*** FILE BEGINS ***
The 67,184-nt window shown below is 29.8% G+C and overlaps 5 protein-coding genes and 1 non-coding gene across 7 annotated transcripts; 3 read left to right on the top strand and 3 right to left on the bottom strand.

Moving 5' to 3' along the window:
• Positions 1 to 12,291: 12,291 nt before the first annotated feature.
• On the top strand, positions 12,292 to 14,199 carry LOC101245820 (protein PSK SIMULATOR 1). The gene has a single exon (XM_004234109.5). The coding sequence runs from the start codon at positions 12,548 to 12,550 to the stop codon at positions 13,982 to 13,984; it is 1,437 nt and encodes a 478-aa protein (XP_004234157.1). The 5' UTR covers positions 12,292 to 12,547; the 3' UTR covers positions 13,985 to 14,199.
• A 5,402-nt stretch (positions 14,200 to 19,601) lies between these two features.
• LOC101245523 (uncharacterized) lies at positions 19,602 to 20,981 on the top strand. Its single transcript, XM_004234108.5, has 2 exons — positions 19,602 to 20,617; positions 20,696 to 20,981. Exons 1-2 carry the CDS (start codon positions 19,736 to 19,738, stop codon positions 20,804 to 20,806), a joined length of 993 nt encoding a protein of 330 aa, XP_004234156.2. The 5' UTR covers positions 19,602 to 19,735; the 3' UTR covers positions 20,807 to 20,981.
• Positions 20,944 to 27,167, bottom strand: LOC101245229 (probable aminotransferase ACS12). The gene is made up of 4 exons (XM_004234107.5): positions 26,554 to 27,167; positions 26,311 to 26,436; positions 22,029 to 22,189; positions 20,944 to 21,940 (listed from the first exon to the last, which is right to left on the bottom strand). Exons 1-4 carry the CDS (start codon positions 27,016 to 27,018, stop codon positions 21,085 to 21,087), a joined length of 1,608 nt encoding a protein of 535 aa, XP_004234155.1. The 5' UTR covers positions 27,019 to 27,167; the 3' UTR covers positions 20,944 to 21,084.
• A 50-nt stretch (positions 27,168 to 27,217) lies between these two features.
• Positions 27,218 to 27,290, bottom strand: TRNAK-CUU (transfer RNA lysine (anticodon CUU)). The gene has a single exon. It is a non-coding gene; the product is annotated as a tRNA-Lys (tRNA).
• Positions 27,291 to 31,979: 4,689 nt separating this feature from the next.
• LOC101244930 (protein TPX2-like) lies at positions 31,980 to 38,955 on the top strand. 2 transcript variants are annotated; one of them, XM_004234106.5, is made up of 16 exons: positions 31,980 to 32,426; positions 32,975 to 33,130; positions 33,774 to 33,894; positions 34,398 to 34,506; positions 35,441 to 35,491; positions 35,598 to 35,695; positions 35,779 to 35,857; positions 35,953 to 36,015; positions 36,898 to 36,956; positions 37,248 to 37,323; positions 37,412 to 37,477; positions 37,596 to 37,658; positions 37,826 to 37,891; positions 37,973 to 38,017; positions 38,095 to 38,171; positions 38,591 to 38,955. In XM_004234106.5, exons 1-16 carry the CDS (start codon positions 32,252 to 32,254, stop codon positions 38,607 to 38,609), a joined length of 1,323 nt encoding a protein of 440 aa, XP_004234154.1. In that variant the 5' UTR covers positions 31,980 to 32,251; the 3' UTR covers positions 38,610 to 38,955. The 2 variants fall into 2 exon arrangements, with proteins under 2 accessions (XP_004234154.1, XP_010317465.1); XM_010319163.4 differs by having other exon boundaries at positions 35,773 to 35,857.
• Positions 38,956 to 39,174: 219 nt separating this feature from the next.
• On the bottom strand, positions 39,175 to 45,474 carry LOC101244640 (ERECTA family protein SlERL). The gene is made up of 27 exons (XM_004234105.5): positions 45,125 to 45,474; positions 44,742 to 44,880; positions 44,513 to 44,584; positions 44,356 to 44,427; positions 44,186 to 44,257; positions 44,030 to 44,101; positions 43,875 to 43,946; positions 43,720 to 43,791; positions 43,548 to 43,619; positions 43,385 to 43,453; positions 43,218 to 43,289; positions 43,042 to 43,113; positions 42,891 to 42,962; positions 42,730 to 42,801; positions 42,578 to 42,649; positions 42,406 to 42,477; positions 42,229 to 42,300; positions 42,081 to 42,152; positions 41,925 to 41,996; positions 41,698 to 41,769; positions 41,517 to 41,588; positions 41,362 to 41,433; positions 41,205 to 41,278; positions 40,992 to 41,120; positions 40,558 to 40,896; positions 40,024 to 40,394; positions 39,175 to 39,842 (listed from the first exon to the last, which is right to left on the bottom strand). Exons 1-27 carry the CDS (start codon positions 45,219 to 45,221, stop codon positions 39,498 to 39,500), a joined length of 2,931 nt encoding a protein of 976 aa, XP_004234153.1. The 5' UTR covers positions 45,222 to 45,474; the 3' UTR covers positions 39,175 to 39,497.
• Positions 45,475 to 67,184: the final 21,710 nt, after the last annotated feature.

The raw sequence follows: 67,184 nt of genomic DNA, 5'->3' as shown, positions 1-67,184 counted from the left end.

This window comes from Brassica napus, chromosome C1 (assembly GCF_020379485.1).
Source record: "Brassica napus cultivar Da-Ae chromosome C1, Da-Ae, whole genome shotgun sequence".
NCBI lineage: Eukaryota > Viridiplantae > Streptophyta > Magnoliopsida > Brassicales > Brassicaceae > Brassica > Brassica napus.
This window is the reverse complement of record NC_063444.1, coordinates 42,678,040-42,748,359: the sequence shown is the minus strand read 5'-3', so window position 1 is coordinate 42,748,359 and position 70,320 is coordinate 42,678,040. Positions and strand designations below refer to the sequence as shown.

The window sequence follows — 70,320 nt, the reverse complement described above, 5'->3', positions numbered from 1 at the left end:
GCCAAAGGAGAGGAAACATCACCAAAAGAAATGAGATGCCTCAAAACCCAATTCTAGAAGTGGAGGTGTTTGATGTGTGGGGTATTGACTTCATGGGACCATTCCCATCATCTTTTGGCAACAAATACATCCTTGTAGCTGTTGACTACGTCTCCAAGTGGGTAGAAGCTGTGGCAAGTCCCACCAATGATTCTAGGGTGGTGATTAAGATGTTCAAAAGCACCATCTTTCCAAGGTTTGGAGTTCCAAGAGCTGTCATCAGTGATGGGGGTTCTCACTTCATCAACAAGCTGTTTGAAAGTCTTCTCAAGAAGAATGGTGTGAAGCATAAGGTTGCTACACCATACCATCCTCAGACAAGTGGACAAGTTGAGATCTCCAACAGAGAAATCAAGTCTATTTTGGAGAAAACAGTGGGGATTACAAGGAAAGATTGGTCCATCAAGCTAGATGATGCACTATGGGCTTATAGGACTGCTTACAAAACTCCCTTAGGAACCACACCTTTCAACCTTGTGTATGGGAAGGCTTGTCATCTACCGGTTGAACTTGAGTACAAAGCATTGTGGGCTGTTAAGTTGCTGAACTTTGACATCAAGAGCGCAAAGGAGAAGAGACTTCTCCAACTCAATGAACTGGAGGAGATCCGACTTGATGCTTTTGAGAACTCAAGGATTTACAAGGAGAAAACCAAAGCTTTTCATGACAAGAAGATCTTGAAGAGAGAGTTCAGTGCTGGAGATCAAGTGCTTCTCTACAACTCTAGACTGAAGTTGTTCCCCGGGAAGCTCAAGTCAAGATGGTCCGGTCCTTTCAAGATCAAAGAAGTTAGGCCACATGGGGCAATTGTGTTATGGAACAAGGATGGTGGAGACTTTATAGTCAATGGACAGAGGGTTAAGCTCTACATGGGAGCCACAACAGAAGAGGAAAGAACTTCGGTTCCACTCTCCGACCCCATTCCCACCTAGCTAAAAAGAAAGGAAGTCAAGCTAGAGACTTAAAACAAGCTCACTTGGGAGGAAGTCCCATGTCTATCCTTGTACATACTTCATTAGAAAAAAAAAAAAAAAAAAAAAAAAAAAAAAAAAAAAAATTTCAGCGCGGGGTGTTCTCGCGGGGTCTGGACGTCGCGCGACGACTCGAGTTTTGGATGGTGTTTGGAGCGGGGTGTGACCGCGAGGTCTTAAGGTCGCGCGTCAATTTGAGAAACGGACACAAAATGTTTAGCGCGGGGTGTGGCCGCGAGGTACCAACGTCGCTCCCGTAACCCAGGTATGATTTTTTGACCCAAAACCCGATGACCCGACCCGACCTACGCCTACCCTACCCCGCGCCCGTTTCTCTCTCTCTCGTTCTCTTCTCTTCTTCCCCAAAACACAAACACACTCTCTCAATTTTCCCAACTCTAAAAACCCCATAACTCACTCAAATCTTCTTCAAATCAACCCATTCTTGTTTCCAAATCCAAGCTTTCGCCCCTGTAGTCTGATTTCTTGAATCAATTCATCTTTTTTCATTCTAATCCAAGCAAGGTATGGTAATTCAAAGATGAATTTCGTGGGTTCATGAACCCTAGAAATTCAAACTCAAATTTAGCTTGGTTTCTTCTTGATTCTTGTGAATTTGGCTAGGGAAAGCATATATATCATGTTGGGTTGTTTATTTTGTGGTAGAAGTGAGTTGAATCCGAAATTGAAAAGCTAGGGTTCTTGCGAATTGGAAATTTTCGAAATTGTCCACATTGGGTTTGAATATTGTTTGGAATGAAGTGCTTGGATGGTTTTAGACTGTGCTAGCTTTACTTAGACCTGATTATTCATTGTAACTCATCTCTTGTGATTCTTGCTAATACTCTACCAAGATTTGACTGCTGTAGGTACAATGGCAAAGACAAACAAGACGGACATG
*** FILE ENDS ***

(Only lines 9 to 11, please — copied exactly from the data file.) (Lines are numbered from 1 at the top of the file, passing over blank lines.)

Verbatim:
• Positions 27,218 to 27,290, bottom strand: TRNAK-CUU (transfer RNA lysine (anticodon CUU)). The gene has a single exon. It is a non-coding gene; the product is annotated as a tRNA-Lys (tRNA).
• Positions 27,291 to 31,979: 4,689 nt separating this feature from the next.
• LOC101244930 (protein TPX2-like) lies at positions 31,980 to 38,955 on the top strand. 2 transcript variants are annotated; one of them, XM_004234106.5, is made up of 16 exons: positions 31,980 to 32,426; positions 32,975 to 33,130; positions 33,774 to 33,894; positions 34,398 to 34,506; positions 35,441 to 35,491; positions 35,598 to 35,695; positions 35,779 to 35,857; positions 35,953 to 36,015; positions 36,898 to 36,956; positions 37,248 to 37,323; positions 37,412 to 37,477; positions 37,596 to 37,658; positions 37,826 to 37,891; positions 37,973 to 38,017; positions 38,095 to 38,171; positions 38,591 to 38,955. In XM_004234106.5, exons 1-16 carry the CDS (start codon positions 32,252 to 32,254, stop codon positions 38,607 to 38,609), a joined length of 1,323 nt encoding a protein of 440 aa, XP_004234154.1. In that variant the 5' UTR covers positions 31,980 to 32,251; the 3' UTR covers positions 38,610 to 38,955. The 2 variants fall into 2 exon arrangements, with proteins under 2 accessions (XP_004234154.1, XP_010317465.1); XM_010319163.4 differs by having other exon boundaries at positions 35,773 to 35,857.